Step Four

Made a searching and fearless moral inventory of ourselves.



STEP FOUR, PART 4: Not closing the door.

I'm Penny, a compulsive eater and food addict and your 2nd-quarter WTS leader.

We are at the end of our writing. We have written down the times in our lives that disturbed us (and perhaps some that brought us great joy). We have determined who the players were, and we have explored the basic instincts in ourselves that were affected and impacted by these moments. We have been willing to look at where we were at fault - or at least where we played a role. We are now going to add one more item to our list - and make yet another list.

Remember that we are looking at *ourselves* and the role we played in each situation. We are taking *our* inventory, not anyone else's. Remember that while we may think that others have "done us wrong," chances are very good that we had something to do with the conflict, sometimes wittingly, sometimes unconsciously. The point of Step 4 is to get at the root causes of our conflicts, and those involve our own behavior, beliefs and attitudes.

My sponsor told me that character defects are symptoms of instincts gone awry and out of balance. She described it as the four wheels on a car. When one wheel goes flat, there is an effect on the other wheels. If we believe or sense that an instinct - a basic human need - is not being met, a defect pops up that causes us to act in a certain way to compensate for the lack of that wheel, that instinct. Assets, on the other hand, are times of moral excellence that develop through conflict and in the face of temptation.

We are going to explore our list and make a note of what defect - and corresponding asset - arose as result of the instinct that was tapped and became our of balance. For each item on our list, we are going to label the defect. Here is the list of defects and corresponding assets my sponsor suggested.

Anger/Resentment - a violent and passionate feeling of displeasure; holding on to grudges, re"feeling" anger for an extended period of time.
Temperance - the ability to be moderate, calm and self-controlled.

Gluttony/greed - an excessive appetite for anything; doing/eating/wanting more than is good for us; overwhelming desire to have in excess of what is required or needed; the inability to let go.
Prudence - careful, frugal, discrete.

Lust - obsessive desire or craving.
Justice - conforming in conduct to principles of right (as right applies to you). Adhering to truth, reason, fairness.

Pride - an exaggerated sense of one's importance, a delusion from the truth both better and worse. Includes Self-seeking and selfishness, although these may be considered separate defects.
Humility - knowing that we are one with the universe; recognizing our value (and our limitations).

Sloth - habitual laziness, procrastination or desire to not take action.
Determination - willingness to follow through and accomplish goals.

Fear - belief that we will be hurt emotionally, mentally or physically.
Faith - practical dependence on a person, thing or statement; hope or belief.

Envy - selfish grudging or dislike that someone else has something we want.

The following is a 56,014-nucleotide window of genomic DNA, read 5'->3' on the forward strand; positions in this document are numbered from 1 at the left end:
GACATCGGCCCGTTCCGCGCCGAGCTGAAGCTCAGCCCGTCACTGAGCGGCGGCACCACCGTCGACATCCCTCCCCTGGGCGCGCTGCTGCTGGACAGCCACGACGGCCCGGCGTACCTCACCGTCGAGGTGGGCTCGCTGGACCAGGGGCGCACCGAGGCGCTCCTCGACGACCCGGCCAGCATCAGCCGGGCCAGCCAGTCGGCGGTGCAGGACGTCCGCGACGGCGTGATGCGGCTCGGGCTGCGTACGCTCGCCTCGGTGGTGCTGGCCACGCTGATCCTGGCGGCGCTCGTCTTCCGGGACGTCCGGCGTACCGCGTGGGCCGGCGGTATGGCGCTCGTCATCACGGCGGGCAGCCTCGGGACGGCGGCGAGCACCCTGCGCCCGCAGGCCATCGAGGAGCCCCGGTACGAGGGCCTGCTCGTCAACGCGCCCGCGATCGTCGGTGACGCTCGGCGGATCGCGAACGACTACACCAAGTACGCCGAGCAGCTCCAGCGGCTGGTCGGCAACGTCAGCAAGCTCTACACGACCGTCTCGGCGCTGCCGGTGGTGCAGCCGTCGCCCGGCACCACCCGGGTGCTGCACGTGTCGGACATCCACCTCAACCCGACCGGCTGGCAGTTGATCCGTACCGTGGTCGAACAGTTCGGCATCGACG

Gratitude/Charity - ability to overlook faults; spiritual attitude and behavior that shows care and concern for others.

There are others that I added on my own: Controlling vs. letting go; dishonesty vs. honesty; impatience vs. patience; perfectionism vs. setting realistic goals. And there may be more pairs that you may think of. There are some defects that defy one-word definitions; each of us is free to word our "wrong" the best we can.

We are going to go through each item on our list and write the defect that was active in each experience. For example: that music teacher that gave me a failing grade? Well, I was stubborn and closed minded and unteachable; I thought I was a brilliant musician, and no one was going to tell me otherwise. Additionally, I had looked to this teacher as a kind of Higher Power, and she let me down ... hence, the resentment. The major active defects/assets: pride/humility, overdependence/ dependent thinking.

There is one more list we need to make: a list of our fears and the instincts that are affected by those fears. We may be afraid that our partner will leave us (social and emotional), we may be afraid of heights (physical safety), we may be afraid to lose our jobs (shelter, clothing, social). Fear makes us act out in destructive ways - and most fear is related to not getting something we want or believe we need. As our literature says, we find that fear is usually present when we depend on our finite selves rather than our infinite Higher Power. Does this ring a bell as you make this last list?

Thoughts for journaling/sharing:

1. Write the defect/asset entries into your list. Do you see a pattern?

2. Write your fear list. Do you see a pattern?

3. How do you feel as you approach the end of your 4th Step?

Another nudge: if you don't have a sponsor, please, please get one. And if you haven't written an inventory, please bear in mind that the Steps are not meant to be self-abusive, but rather to be self-freeing and liberating. As we say, "don't quit before the miracle!"

See you in Step 5.

Yours in recovery,

Penny





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